May 25, 2016

The world may have its Seven Wonders, but here in the South we have the Five Mother Sauces of Southern Barbecue...and we'll stack our Western North Carolina Vinegar Sauce up against the Great Pyramid of Giza any day of the week - and win every time.  We know barbecue.  It's our thing.  'Nuff said.

Let's take a Magical Mystery Tour across the South, shall we?  We'll journey from Alabama to North Carolina then dip down into South Carolina before jetting off to Kansas City (So okay, that last one is not in the South, but they make some dang good barbecue sauce and we eat a lot of it here in the South so we invited them to the party anyway. Don't judge.)

 Our Five Mother Sauces of Southern Barbecue are as unique and tantalizing as the regions they represent.  Which is the best you ask?  Why, the one you love the most, of course! Like how we did that?  We affirmed your favorite without insulting the others.  For some folks, using any sauce other than their regional favorite is nothing short of barbecue blasphemy.  Wars have been waged to defend the honor of these mother sauces (well, maybe).  Nonetheless, barbecue sauce is serious business and we don't like hate mail so we're here to tell you they are ALL gooooood!  Buckle your seat belts...here we go.

I.  Alabama White Sauce  -  This unique barbecue was attributed to barbecue legend Big Bob Gibson in1925.  Alabama devotees drizzle this thin, mayonnaise based sauce over smoked chicken and turkey.  Yeah, we love it too.

1 cup mayonnaise

1/4 cup white vinegar

1 T. brown mustard

1 t. prepared horseradish

1/2 t. ground black pepper

1/4 t. salt

1/4 t. paprika

Combine all ingredients and refrigerate at least 1 hour.  May be stored in an air tight container int he refrigerator up to 1 week.

II.  Eastern North Carolina Vinegar Sauce  -  This no frills, bare bones barbecue sauce is what eastern North Carolinians refer to as the ONLY acceptable condiment for whole hog barbecue.  This thin, peppery vinegar sauce cuts through the rich, fatty layers of slow cooked pork.  It's a match made in North Carolina heaven.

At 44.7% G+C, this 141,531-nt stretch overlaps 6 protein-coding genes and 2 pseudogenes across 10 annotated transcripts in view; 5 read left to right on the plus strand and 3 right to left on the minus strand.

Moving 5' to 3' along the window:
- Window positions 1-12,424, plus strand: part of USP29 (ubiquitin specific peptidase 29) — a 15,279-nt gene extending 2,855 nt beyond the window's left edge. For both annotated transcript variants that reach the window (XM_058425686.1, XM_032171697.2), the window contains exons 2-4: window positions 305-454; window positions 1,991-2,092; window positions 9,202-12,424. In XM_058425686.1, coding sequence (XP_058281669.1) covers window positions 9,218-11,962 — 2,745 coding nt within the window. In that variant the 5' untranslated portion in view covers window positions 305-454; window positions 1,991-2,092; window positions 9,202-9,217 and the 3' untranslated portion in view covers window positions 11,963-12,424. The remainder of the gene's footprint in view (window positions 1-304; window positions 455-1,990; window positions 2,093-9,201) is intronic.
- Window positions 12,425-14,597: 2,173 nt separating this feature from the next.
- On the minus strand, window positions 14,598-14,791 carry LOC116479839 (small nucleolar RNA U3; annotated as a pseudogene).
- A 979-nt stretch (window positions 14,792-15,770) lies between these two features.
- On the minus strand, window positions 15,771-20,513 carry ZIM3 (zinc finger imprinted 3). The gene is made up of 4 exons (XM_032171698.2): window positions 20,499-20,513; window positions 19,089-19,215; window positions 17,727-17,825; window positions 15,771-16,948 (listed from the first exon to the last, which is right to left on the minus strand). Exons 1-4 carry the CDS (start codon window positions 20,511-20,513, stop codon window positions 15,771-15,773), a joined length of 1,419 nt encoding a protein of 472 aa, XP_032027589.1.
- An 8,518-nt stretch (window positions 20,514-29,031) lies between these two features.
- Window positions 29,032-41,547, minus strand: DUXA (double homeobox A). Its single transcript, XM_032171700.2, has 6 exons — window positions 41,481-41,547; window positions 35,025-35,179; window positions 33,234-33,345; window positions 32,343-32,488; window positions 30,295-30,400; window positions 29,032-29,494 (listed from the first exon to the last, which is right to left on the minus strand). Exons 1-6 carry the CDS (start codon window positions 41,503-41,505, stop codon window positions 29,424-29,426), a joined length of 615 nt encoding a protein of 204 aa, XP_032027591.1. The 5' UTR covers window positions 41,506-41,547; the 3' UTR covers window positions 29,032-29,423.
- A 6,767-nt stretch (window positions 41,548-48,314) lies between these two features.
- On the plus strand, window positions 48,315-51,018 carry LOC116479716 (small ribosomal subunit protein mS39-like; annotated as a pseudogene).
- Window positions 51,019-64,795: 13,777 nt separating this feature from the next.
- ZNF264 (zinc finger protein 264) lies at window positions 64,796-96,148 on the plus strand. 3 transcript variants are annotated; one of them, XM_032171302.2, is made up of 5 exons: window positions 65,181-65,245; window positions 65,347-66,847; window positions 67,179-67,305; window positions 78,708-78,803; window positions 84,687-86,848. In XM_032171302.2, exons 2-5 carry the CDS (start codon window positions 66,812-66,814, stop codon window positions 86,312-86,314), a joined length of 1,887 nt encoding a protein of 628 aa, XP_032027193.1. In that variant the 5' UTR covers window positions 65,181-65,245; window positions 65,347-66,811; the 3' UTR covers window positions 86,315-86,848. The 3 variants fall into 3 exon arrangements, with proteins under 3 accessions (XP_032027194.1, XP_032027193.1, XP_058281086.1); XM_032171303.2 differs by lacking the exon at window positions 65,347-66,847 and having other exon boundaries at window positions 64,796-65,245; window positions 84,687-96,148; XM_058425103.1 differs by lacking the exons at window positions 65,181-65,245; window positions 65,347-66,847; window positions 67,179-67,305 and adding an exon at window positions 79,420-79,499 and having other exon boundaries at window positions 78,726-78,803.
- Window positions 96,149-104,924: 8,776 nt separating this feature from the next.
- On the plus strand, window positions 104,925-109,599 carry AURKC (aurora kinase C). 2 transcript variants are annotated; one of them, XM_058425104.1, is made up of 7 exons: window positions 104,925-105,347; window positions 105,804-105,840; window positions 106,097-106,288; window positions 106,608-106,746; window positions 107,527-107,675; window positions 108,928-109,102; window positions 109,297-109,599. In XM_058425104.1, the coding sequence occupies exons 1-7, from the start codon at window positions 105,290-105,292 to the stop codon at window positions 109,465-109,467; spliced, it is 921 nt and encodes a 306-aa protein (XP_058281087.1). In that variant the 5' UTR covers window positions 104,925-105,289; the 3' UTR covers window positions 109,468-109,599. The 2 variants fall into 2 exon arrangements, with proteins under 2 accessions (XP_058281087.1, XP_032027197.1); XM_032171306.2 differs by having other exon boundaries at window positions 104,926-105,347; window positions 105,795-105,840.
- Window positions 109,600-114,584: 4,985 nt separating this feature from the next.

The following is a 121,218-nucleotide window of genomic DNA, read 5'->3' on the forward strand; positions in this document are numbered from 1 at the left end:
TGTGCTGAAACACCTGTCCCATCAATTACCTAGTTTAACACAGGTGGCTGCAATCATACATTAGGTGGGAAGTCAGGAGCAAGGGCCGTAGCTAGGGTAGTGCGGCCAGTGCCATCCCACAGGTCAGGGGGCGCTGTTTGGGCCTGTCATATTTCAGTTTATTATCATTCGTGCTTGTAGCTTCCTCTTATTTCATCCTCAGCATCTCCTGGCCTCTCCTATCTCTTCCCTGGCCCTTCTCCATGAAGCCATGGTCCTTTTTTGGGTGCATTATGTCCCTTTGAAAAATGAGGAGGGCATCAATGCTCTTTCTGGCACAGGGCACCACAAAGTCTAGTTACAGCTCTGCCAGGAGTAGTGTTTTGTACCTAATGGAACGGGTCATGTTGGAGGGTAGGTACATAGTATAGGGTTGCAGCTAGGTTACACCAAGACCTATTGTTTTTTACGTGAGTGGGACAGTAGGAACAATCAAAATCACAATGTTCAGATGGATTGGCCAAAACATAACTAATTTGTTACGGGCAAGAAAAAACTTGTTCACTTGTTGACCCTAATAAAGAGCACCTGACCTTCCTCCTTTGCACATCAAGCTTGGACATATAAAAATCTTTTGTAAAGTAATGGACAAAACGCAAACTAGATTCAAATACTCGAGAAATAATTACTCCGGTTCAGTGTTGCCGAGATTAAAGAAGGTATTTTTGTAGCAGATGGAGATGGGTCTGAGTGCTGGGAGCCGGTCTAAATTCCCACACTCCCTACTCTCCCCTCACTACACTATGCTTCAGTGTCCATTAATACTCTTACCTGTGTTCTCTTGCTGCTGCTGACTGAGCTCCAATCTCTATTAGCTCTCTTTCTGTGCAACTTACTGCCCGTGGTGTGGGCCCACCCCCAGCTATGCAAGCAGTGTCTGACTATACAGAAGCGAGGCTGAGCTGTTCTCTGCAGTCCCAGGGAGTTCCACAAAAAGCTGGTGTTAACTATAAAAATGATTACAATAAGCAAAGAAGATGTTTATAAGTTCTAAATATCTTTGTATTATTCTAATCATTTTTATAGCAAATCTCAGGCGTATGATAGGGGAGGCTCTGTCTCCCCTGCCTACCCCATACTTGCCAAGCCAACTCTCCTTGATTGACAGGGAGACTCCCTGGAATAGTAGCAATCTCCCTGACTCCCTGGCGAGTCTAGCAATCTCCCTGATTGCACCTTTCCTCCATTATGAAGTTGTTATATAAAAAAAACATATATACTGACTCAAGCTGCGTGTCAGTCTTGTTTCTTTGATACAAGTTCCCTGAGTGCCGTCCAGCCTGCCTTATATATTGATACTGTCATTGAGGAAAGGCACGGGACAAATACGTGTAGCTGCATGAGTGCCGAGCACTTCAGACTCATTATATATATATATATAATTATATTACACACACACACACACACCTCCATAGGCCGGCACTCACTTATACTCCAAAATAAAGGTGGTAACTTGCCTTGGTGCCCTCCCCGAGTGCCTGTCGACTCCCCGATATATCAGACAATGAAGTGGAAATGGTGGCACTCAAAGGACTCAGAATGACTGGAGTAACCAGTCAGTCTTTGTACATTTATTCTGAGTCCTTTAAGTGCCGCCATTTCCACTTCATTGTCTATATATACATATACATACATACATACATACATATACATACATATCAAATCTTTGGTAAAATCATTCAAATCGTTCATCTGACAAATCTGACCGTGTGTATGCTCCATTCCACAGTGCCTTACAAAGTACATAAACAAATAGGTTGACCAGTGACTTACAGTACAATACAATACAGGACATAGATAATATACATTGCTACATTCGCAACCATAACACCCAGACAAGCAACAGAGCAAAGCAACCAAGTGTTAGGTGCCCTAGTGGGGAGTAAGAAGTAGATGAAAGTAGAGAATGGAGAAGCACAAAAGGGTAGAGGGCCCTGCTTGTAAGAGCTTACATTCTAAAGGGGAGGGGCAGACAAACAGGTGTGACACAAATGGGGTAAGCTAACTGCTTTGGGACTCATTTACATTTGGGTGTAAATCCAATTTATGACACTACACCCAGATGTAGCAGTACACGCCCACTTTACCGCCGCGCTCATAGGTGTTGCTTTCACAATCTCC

1/2 cup white vinegar

1/2 cup apple cider vinegar

2 t. sugar

2 t. crushed red pepper flakes

2 t. Tobasco sauce

1/2 t. black pepper

1/4 t. salt

Whisk all ingredients together and drizzle on barbecued meat.  Can be stored up to 1 month.

 

III.  Western North Carolina Sauce  -  This vinegar based sauce is a little thicker and sweeter than its east North Carolina cousin thanks to the addition of ketchup and brown sugar.  It's delicious on every kind of barbecued meat and is a big reason folks love southern barbecue so much.

2 cups apple cider vinegar

1/2 cup ketchup

1/4 cup dark brown sugar, packed

2 T. sugar

1 T. kosher salt

1 T.  ground black pepper

1 T. red pepper flakes

Combine all ingredients in a medium saucepan and simmer for 3 minutes over medium heat, stirring frequently.  Cool at room temperature.

 

IV.  South Carolina Mustard Sauce  - The uniquely yellow tang with hints of spice and sweetness is what has established this barbecue sauce a South Carolina institution.  Why mustard in Southern Carolina? (We heard you ask that question.) For this you can thank the Germans who originally settled in this region.  To them, pork+ mustard = love.  We heartily agree.

1/2 cup yellow mustard

1/2 cup brown sugar

1/4 cup white vinegar

1 T. Worcestershire sauce

2 t. hot sauce

1 t. kosher salt

1 t. black pepper

Whisk all ingredients together.  Serve with any barbecued meat. 

 

V.  Kansas City Barbecue Sauce  - Though not born in the South, this thick, sweet sauce has found a welcome reception at many a southern barbecue dinner.  Let's just say the adoption has been finalized and this deliciously thick tomato & brown sugar barbecue sauce is here to stay.  We are most appreciative.

2 T. butter

1 small onion, finely chopped

3 cloves garlic, minced

2 cups ketchup

1/3 cup molasses

1/3 cup dark brown sugar

1/3 cup apple cider vinegar

2 T. yellow mustard

1 T. chili powder

1 t. black pepper

1/2 t. cayenne pepper

Melt butter in a medium saucepan over medium heat.  Add onion and cook until soft.  Add garlic and cook 30 seconds. Add all remaining ingredients and stir to combine.  Bring to a boil and then reduce heat and simmer 30 minutes, stirring frequently.  Cool to room temperature.  Can be stored in refrigerator up to one month.

 



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